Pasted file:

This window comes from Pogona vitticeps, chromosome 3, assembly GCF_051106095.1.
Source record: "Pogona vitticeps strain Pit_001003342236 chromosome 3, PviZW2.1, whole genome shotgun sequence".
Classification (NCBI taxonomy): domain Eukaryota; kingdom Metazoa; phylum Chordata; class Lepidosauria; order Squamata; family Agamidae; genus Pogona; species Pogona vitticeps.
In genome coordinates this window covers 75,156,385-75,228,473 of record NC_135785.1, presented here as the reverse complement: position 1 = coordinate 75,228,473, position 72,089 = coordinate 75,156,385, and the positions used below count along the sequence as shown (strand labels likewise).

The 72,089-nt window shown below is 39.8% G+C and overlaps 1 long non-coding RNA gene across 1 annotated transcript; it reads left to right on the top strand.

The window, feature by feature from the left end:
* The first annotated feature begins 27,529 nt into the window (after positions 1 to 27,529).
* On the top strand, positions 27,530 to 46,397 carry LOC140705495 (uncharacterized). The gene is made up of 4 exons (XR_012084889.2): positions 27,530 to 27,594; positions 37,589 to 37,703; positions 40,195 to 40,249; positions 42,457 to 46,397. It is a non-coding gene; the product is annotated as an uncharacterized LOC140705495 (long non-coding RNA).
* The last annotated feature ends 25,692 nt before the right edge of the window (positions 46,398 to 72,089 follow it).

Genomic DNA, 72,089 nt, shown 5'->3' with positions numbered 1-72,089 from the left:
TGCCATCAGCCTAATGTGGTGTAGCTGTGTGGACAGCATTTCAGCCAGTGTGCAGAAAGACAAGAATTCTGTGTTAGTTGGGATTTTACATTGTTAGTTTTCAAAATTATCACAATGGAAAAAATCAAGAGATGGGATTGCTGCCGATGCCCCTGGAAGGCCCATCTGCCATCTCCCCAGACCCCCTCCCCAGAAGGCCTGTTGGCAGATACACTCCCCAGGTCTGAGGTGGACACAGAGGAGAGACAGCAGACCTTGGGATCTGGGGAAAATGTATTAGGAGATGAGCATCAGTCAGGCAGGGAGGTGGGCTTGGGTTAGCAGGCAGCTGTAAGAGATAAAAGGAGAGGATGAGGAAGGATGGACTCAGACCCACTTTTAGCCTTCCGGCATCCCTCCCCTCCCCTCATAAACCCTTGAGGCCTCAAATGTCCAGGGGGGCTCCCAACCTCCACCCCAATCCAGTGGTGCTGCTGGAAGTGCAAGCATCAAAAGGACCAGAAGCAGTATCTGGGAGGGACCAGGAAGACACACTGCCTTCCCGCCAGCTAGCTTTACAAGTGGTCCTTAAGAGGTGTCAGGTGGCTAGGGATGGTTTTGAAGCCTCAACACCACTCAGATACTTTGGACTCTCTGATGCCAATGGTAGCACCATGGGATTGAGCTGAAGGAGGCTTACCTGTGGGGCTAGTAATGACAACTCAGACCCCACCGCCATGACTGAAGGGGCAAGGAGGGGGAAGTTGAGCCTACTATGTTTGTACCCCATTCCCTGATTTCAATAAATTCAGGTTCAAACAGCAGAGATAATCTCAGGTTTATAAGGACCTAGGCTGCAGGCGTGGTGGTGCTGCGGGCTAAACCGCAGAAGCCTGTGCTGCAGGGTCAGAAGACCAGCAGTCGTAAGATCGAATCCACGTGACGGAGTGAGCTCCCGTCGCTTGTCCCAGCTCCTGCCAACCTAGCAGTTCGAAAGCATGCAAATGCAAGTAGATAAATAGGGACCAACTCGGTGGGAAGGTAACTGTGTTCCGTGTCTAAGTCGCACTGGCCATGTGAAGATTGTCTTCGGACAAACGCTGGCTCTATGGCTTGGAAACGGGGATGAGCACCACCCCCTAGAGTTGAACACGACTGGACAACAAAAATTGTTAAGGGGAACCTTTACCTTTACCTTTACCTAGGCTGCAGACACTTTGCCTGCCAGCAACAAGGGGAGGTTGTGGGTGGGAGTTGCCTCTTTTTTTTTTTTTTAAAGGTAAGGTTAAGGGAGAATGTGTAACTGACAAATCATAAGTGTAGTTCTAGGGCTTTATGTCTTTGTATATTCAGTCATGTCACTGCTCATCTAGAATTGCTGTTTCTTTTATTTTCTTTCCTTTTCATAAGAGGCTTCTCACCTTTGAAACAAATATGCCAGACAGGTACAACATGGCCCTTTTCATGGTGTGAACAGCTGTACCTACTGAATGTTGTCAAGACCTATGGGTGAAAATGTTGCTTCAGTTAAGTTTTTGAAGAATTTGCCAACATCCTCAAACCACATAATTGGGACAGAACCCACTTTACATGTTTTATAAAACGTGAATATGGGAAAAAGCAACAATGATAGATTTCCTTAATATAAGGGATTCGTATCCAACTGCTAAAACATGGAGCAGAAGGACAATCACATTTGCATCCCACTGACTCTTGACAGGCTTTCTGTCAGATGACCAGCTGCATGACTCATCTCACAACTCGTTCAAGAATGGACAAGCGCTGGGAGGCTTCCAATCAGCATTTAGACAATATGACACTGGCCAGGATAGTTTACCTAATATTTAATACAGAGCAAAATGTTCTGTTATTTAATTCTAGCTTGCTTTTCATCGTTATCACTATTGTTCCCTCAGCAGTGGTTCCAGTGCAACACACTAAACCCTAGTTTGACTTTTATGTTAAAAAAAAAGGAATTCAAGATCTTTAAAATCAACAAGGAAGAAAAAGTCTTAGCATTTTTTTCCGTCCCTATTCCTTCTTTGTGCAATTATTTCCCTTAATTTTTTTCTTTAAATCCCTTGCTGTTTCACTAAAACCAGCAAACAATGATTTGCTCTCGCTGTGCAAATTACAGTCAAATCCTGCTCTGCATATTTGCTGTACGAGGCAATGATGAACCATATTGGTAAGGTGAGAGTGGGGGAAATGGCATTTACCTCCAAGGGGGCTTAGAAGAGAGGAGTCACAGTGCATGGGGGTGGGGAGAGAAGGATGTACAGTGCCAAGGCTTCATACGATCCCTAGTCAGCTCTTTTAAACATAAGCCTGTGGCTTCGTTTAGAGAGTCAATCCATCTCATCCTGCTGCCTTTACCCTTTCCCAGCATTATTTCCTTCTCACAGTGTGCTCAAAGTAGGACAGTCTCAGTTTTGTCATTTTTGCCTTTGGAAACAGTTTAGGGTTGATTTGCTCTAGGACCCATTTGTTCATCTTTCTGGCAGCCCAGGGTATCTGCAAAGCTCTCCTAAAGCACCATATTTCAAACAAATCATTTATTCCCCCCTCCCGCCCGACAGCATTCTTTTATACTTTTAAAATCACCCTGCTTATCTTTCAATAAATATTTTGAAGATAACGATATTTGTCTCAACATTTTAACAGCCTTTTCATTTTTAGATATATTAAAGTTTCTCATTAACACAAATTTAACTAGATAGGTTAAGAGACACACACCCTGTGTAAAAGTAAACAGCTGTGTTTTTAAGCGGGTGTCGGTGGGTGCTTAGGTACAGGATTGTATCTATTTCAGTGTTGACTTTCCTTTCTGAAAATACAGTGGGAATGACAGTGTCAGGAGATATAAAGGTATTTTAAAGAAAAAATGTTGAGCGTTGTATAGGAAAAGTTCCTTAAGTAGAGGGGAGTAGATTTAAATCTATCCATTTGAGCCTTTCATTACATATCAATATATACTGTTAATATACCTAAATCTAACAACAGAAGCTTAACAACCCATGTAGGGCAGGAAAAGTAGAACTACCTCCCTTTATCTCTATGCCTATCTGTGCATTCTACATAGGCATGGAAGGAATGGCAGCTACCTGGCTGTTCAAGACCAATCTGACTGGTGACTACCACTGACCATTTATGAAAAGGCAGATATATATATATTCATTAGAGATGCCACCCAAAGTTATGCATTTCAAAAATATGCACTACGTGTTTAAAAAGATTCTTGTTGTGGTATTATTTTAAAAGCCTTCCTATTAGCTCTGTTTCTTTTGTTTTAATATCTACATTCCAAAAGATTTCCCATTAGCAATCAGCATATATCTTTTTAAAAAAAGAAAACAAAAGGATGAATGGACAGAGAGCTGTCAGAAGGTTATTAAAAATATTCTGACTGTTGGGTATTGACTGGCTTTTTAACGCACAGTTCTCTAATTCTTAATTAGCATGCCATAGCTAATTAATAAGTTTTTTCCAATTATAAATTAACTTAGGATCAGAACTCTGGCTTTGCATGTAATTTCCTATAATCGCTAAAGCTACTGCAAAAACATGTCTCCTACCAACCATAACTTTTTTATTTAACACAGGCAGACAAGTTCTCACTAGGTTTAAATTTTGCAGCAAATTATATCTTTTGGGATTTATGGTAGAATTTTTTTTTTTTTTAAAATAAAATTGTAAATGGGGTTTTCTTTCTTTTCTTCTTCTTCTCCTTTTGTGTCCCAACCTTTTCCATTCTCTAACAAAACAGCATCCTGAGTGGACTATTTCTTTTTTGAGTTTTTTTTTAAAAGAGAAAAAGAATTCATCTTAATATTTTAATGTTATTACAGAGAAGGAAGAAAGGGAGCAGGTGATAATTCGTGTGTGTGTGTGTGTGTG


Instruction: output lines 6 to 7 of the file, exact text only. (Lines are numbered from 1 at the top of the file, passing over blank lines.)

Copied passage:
The window, feature by feature from the left end:
* The first annotated feature begins 27,529 nt into the window (after positions 1 to 27,529).